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Blood-based biomarkers in psychiatric diseases

Blood-based biomarkers in psychiatric diseases
Blood-based biomarkers in psychiatric diseases
Identification of blood-based biomarkers for psychiatric disease risk and development has emerged as an important area of translational research in medicine, offering a means to supplement or replace current interview-based me
thods for psychiatric diagnosis. The aim of this thesis is to assess the utility of genome-wide blood transcriptome profiling for the prediction, diagnosis and treatment of patients with psychiatric diseases. Some parts of this work are of a more methodological nature and geared towards the discovery of blood-based biomarkers and gene networks, while others consider mechanistic and translational implications. Overall, this work contributes to understanding the pathophysiology of major psychiatric diseases and to the development of new biomarkers and treatments.

Part I discusses the current transition from interview-based psychiatric diagnostics towards genomic-based interventions (Chapter 1) prior to introducing experimental methodologies (Chapter 2) and statistical approaches (Chapter 3) that may provide favorable translational avenues for blood biomarker discovery in psychiatry.

Part II contains four investigations (summarized in Chapter 4) that apply genome-wide transcriptome profiling of patient blood samples in pursuit of blood-based biomarkers and gene networks implicated in posttraumatic stress disorder (Chapter 5), acute psychological stress (Chapter 6), methamphetamine-associated psychosis (Chapter 7) and treatment response in bipolar disorder (Chapter 8).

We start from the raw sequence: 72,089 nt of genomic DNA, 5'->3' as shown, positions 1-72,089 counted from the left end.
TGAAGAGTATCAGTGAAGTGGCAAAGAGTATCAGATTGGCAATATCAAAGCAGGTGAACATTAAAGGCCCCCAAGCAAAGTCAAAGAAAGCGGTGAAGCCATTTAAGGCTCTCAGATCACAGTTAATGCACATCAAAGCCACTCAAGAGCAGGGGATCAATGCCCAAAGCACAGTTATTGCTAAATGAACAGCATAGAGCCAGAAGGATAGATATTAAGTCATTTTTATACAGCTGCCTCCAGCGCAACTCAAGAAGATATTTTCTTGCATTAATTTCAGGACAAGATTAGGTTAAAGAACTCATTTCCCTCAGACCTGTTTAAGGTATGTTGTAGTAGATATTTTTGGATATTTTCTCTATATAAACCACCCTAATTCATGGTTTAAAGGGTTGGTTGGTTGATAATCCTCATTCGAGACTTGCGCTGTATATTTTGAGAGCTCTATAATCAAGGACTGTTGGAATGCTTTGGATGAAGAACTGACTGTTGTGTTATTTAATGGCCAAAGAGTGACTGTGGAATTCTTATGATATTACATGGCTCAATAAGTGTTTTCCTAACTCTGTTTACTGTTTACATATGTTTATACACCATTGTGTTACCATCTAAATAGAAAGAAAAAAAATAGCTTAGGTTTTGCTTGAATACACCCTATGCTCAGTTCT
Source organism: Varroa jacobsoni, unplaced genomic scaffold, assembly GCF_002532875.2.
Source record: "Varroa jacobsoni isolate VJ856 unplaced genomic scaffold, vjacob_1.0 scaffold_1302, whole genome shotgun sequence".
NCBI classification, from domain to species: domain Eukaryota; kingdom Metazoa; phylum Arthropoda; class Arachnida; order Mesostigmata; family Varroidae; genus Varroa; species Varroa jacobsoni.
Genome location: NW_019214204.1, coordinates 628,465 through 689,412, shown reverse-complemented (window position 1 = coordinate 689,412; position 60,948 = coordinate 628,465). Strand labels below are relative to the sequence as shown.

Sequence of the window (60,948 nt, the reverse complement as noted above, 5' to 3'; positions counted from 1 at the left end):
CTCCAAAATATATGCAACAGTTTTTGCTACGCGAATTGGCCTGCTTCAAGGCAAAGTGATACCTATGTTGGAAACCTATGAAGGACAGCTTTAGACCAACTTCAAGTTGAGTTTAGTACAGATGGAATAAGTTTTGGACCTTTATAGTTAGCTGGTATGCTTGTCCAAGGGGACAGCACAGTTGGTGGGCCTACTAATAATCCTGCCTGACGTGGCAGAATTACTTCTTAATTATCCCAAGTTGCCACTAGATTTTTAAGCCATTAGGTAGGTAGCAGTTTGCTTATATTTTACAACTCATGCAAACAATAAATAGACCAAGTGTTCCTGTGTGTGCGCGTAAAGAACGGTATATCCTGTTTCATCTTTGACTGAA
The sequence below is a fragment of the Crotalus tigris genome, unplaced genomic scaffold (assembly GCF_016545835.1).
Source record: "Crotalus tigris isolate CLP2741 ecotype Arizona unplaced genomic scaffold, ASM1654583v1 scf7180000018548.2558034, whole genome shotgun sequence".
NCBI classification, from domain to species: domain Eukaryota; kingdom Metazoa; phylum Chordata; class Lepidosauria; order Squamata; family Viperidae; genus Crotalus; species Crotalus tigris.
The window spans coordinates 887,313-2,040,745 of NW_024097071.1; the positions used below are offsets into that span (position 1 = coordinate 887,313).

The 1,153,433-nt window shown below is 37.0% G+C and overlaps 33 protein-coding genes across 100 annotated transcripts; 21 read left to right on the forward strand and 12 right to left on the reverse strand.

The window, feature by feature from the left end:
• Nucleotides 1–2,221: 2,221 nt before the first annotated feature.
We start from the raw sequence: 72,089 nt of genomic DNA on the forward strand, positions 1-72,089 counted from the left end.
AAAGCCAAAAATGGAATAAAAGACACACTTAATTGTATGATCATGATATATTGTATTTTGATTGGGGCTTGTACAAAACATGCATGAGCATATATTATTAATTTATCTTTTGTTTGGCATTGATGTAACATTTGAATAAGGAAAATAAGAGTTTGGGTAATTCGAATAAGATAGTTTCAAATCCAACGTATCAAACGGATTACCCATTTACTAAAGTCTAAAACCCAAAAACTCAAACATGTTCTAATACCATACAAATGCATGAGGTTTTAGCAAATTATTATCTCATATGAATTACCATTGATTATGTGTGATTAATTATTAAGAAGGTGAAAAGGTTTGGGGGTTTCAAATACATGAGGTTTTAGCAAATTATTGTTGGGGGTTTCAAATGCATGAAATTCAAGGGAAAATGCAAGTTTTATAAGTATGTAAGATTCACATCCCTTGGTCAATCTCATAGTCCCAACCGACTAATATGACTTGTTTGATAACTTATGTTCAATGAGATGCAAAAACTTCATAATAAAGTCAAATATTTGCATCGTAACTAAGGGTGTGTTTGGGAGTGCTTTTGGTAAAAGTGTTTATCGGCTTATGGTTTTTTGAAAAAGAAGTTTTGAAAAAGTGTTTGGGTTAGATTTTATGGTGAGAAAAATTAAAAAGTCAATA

Part III proposes a set of rules or postulates for accelerating the identification of reliable and accurate blood-based biomarkers in patients with psychiatric diseases (Chapter 9)
Breen, Michael
2a4241cd-4f16-4f7f-9165-1459ed2c8890
Breen, Michael
2a4241cd-4f16-4f7f-9165-1459ed2c8890
Woelk, Christopher
4d3af0fd-658f-4626-b3b5-49a6192bcf7d
Baldwin, David
1beaa192-0ef1-4914-897a-3a49fc2ed15e
Collins, Andrew
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Breen, Michael (2016) Blood-based biomarkers in psychiatric diseases. University of Southampton, Faculty of Medicine, Doctoral Thesis, 323pp.

Record type: Thesis (Doctoral)

Abstract

Identification of blood-based biomarkers for psychiatric disease risk and development has emerged as an important area of translational research in medicine, offering a means to supplement or replace current interview-based me
thods for psychiatric diagnosis. The aim of this thesis is to assess the utility of genome-wide blood transcriptome profiling for the prediction, diagnosis and treatment of patients with psychiatric diseases. Some parts of this work are of a more methodological nature and geared towards the discovery of blood-based biomarkers and gene networks, while others consider mechanistic and translational implications. Overall, this work contributes to understanding the pathophysiology of major psychiatric diseases and to the development of new biomarkers and treatments.

Part I discusses the current transition from interview-based psychiatric diagnostics towards genomic-based interventions (Chapter 1) prior to introducing experimental methodologies (Chapter 2) and statistical approaches (Chapter 3) that may provide favorable translational avenues for blood biomarker discovery in psychiatry.

Part II contains four investigations (summarized in Chapter 4) that apply genome-wide transcriptome profiling of patient blood samples in pursuit of blood-based biomarkers and gene networks implicated in posttraumatic stress disorder (Chapter 5), acute psychological stress (Chapter 6), methamphetamine-associated psychosis (Chapter 7) and treatment response in bipolar disorder (Chapter 8).

Part III proposes a set of rules or postulates for accelerating the identification of reliable and accurate blood-based biomarkers in patients with psychiatric diseases (Chapter 9)

PDF
BreenMS Thesis Final (PC).pdf - Other
Available under License University of Southampton Thesis Licence.
Download (9MB)

More information

Published date: May 2016
Organisations: University of Southampton, Clinical & Experimental Sciences

Identifiers

Local EPrints ID: 401201
URI: https://eprints.soton.ac.uk/id/eprint/401201
PURE UUID: 26d3a6d1-3318-4b66-899b-9a43a8f9eb9d
ORCID for Andrew Collins: ORCID iD orcid.org/0000-0001-7108-0771

Catalogue record

Date deposited: 26 Oct 2016 15:53
Last modified: 06 Jun 2018 13:11

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